New York, April 28 (IANS) Losing an arm need not mean losing all sense of touch as researchers have developed a new sensory control module that may enable users of prosthetic arms to to be able to reliably feel and hold things as delicate as a child’s hand.
“We’re giving sensation back to someone who’s lost their hand. The idea is that we no longer want the prosthetic hand to feel like a tool, we want it to feel like an extension of the body,” said Aadeel Akhtar of University of Illinois at Urbana-Champaign in the US.
“Commercial prosthetics don’t have good sensory feedback. This is a step toward getting reliable sensory feedback to users of prosthetics,” said Akhtar who is the lead author of a paper describing the sensory control module.
In the study published in the journal Science Robotics, the researchers described a control algorithm that regulates the current so a prosthetics user feels steady sensation, even when the electrodes begin to peel off or when sweat builds up.
Prosthetic arms that offer nerve stimulation have sensors in the fingertips, so that when the user comes in contact with something, an electrical signal on the skin corresponds to the amount of pressure the arm exerts.
For example, a light touch would generate a light sensation, but a hard push would have a stronger signal.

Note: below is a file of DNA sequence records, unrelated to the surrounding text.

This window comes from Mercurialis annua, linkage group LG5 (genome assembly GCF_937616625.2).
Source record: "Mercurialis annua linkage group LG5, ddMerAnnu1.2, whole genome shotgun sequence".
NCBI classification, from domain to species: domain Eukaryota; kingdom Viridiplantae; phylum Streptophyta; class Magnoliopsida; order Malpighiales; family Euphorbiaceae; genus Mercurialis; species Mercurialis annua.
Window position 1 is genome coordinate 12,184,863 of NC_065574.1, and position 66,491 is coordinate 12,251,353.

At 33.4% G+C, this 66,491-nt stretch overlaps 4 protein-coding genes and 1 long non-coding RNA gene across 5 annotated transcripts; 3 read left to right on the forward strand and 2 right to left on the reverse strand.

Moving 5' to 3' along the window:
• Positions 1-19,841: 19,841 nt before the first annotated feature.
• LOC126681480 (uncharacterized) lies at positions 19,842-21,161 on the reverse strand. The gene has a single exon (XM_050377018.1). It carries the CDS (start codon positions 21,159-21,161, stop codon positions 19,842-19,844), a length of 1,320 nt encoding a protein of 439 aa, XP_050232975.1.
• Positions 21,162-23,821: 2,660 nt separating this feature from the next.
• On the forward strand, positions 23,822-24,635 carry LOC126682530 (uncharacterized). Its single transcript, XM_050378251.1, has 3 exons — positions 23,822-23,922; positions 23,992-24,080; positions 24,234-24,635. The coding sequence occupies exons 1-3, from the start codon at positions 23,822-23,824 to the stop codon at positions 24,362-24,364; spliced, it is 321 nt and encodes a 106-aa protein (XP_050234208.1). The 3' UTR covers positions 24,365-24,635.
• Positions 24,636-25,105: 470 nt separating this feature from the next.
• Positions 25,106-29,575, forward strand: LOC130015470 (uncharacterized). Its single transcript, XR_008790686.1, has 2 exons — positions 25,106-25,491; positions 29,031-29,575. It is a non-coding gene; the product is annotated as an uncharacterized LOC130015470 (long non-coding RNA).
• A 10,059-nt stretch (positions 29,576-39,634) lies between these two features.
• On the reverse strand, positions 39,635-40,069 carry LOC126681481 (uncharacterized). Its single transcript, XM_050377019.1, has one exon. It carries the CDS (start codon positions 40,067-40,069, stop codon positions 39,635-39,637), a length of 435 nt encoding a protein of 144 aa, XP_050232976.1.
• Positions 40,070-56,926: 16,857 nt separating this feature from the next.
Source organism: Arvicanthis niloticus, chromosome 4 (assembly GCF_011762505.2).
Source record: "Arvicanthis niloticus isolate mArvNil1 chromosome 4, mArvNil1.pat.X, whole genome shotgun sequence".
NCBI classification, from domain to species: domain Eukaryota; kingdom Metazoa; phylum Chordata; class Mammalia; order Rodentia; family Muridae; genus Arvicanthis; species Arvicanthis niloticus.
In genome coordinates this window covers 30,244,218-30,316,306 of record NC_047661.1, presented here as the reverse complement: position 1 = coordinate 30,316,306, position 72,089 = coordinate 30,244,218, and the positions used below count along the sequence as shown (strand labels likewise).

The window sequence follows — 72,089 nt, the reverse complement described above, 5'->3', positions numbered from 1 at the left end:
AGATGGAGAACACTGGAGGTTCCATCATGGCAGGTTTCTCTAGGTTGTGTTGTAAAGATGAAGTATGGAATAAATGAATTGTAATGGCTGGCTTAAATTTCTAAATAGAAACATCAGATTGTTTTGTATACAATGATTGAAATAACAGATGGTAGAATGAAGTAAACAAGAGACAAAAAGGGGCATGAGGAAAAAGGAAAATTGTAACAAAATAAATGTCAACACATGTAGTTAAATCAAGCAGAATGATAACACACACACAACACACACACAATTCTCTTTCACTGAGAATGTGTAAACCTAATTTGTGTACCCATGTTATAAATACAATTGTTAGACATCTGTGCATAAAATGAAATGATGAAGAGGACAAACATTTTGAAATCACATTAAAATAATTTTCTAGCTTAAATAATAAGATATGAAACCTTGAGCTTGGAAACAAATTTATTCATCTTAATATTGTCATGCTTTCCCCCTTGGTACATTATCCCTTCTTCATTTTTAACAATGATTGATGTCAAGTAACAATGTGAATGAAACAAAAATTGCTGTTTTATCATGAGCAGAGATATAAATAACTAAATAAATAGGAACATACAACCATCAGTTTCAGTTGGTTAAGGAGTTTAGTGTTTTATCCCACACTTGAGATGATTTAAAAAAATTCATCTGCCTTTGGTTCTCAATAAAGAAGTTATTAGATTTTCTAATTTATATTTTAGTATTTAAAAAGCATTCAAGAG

However, there have been many problems with giving users reliable feedback, said principal investigator of the study Timothy Bretl, Professor at University of Illinois at Urbana-Champaign.
During ordinary wear over time, the electrodes connected to the skin can begin to peel off, causing a build-up of electrical current on the area that remains attached, which can give the user painful shocks.
Alternately, sweat can impede the connection between the electrode and the skin, so that the user feels less or even no feedback at all.
“A steady, reliable sensory experience could significantly improve a prosthetic user’s quality of life,” Bretl said.
The new controller monitors the feedback the patient is experiencing and automatically adjusts the current level so that the user feels steady feedback, even when sweating or when the electrodes are 75 per cent peeled off, the study said.
In a test where the electrodes were progressively peeled back, the researchers found that that the control module reduced the electrical current so that the users reported steady feedback without shocks.
The researchers believe that adding the controlled stimulation module would cost much less than the prosthetic itself.
The group is working on miniaturising the module that provides the electrical feedback, so that it fits inside a prosthetic arm rather than attaching to the outside.